Lawns are prone not only to pathogenic infections but also to pest infestations, such as crickets. Depending on the species, these pests can cause serious damage to lawns, sod farms, and golf courses. Damage control starts with timely identification of the cricket species and reduction of conditions that increase grass susceptibility to the pest.
Crickets infest lawns when environmental conditions are hospitable. Warm days, dry soil, and mowing the lawn too short all contribute to cricket infestations.
About Lawn Crickets
Mole crickets are insects from the Orthoptera order with 1 1/2-inch-long, cylindrical brown bodies. The rear of the head has a shieldlike area with two pairs of distinct, light-colored spots. The front legs are enlarged and shovel-like with two fingerlike projections. Adult mole crickets have sturdy wings long enough to cover nearly the entire abdomen when lying flat.
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Mole crickets are fast runners but poor jumpers. The insects fly mostly during the night. Young crickets or the nymphs are almost like the adults in appearance but smaller in size and without the well-developed wings.
Field crickets and the smaller ground crickets are smaller than mole crickets, ranging from 1 1/4 inches to less than 1/2 inch long. While annoying, they do not do as much damage to lawns as mole crickets.
Causes of Cricket Infestations
The growth habit of various turfgrass species makes the grasses more prone to injury. Grasses with an open growth habit such as bahiagrass result in dry soil around the roots which, in turn, invites the pests. Bermudagrass turf that is mowed very short results in reduction of root depth, and this creates favorable conditions for mole cricket infestations.
St. Augustinegrass lawns are less severely affected, with zoysiagrass the least affected grass species. On a general note, grasses that have a fine texture suffer the most damage. Mowing grass at the appropriate height for the species helps discourage crickets and other pests.
Damage by Crickets
Mole crickets are primarily root eaters and feed on grass roots. As the pests feed, their movement through the soil under turf disturbs normal growth. The insects use their strong front legs to tunnel through the roots. This loosens and uproots turf, leading to drying and dying grass.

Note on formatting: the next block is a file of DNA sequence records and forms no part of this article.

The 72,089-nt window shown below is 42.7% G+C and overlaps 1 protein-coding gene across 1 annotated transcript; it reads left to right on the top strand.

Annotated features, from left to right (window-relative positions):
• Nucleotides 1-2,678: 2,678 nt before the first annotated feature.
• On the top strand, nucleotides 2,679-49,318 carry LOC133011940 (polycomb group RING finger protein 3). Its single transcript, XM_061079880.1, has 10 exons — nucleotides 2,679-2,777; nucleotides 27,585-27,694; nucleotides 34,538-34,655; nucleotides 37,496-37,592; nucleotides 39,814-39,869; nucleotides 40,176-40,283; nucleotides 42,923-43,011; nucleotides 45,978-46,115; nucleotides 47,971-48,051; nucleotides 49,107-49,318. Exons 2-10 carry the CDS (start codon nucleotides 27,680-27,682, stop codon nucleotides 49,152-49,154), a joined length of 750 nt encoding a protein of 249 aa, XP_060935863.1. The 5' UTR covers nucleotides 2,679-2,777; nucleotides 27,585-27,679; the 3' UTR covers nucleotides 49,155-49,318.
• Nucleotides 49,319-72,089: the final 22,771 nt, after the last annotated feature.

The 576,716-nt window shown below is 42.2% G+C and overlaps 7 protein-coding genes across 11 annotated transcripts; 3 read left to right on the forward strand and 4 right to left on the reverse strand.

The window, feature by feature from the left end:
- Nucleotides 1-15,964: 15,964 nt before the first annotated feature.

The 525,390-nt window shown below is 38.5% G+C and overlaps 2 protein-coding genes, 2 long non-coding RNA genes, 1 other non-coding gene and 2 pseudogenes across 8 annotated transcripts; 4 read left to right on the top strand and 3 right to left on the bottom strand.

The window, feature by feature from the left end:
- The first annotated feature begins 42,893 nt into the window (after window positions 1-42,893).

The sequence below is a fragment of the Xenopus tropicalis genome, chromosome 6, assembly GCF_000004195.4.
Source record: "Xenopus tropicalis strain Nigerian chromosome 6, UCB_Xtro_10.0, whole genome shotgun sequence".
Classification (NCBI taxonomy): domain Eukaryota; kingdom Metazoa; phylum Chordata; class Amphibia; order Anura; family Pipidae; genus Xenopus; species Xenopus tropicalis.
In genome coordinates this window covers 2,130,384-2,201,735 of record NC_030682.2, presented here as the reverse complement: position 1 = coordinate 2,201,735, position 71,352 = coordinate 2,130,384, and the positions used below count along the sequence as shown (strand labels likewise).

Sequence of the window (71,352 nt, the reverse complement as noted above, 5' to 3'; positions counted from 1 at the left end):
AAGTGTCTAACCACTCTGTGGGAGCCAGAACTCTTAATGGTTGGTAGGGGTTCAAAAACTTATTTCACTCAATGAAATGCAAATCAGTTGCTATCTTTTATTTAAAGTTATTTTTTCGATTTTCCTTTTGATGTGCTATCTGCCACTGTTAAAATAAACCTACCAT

These nocturnal pests feed at night and can easily tunnel through 10 to 20 feet of turfgrass during a single night. The burrows are created primarily in spring and early summer and in late fall and early winter. Mole crickets spend the day in their burrows, safe from the sun's rays and predators, such as birds.
Control of Crickets
The recommended time to apply pesticides to the lawn for mole cricket control is in late spring and early summer when the eggs are hatching and while the nymphs are young. The pests are hard to control once they mature and tunnel deep into the soil.
To determine where the crickets are in their life cycle and how many infest the area, mix 1 to 2 ounces of dishwashing liquid in 1 gallon water. Mark a 2-foot-square area and saturate it with the soapy solution. The crickets will emerge from the water-soaked area. Capture a few to examine and determine the species and stage of development.
When you're ready to treat the lawn, purchase one of the insecticides that are recommended for crickets; these include neonicotinoid, organophosphate, and synthetic pyrethroid products. Put on protective gear, including safety goggles, gloves, and a mask, and apply the liquid or granular insecticide or mole cricket bait according to the manufacturer's directions. Avoid watering the lawn for two to three days after treatment.